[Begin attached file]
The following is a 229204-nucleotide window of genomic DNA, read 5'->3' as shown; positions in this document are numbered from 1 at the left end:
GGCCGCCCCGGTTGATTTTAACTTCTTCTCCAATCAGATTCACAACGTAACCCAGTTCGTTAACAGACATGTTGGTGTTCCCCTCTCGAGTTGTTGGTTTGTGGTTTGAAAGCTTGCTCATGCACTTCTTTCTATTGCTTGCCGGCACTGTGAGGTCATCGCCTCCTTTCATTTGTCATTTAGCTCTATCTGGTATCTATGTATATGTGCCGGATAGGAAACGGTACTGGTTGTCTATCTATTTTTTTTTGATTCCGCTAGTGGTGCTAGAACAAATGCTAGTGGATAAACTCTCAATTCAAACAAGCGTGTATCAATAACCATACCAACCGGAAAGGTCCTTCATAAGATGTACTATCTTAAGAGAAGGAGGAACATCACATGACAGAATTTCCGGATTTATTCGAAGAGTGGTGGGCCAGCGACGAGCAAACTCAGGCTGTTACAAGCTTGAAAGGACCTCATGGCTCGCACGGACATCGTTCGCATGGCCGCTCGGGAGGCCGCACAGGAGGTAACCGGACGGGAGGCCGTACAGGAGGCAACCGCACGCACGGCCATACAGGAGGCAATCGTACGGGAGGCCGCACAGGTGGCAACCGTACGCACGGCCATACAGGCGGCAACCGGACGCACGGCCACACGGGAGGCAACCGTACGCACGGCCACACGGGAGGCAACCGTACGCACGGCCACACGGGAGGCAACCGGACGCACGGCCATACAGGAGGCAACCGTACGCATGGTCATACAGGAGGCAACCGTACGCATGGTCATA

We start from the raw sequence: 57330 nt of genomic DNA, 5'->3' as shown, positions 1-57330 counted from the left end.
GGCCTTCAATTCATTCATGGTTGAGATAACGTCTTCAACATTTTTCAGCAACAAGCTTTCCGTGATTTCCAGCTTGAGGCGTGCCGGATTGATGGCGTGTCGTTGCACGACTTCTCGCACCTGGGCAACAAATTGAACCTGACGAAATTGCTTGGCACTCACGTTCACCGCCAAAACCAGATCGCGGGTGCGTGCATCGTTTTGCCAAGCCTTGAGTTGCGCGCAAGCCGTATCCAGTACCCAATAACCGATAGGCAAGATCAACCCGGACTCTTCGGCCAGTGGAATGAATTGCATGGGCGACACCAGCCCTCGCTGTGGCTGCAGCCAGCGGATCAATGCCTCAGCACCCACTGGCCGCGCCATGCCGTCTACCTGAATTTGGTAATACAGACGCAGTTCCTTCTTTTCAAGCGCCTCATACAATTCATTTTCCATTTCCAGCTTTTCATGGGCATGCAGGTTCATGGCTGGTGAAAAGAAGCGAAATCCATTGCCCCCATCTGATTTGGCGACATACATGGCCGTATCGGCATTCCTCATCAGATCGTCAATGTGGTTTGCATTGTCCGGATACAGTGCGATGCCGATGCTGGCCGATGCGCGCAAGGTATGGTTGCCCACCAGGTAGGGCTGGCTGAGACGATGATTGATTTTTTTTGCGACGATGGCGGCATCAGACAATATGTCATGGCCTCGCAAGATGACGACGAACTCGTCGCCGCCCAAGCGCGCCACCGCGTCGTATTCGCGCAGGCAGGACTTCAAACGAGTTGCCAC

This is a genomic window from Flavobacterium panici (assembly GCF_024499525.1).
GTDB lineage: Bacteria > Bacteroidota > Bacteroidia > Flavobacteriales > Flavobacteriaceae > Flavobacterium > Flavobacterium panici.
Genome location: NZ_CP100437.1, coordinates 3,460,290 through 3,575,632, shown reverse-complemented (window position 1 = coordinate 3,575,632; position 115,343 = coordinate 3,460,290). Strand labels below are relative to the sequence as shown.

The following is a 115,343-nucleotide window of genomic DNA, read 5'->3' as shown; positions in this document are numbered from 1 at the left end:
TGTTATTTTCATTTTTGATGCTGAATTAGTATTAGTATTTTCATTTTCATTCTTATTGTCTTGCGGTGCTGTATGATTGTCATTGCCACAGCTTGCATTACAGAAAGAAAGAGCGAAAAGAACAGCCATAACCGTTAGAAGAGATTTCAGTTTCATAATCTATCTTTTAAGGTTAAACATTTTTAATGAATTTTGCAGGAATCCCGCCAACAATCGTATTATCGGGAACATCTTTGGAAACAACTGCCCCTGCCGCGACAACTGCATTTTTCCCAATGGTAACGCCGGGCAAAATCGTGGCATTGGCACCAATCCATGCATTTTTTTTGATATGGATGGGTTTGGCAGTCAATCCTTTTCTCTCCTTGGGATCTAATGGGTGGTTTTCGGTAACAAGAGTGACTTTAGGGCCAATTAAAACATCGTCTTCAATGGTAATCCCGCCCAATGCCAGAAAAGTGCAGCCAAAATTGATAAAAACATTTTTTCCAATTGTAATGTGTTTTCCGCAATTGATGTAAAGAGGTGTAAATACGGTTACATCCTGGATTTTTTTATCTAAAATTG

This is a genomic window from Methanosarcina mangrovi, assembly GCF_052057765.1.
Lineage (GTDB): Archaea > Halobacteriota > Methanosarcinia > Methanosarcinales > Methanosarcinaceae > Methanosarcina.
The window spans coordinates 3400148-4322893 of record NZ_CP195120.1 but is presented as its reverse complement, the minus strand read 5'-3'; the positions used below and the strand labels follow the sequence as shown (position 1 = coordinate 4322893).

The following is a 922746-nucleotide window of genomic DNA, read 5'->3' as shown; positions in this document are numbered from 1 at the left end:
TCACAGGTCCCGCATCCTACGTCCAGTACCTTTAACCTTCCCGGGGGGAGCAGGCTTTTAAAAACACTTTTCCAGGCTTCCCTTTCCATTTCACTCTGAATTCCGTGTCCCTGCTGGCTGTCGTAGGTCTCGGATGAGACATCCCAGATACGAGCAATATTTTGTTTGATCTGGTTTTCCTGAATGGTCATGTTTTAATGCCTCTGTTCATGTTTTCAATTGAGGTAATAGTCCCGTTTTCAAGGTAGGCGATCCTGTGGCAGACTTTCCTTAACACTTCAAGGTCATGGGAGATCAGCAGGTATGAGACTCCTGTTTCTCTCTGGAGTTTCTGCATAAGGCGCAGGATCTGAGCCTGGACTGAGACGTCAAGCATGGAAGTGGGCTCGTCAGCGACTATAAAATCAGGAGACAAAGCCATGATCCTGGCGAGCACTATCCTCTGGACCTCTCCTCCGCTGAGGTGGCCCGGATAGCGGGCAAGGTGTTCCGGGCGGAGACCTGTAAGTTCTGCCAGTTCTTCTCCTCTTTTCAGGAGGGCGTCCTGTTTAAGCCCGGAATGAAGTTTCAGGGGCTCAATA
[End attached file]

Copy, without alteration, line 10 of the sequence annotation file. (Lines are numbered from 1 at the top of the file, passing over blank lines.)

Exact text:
This is a genomic window from Methanosarcina mangrovi, assembly GCF_052057765.1.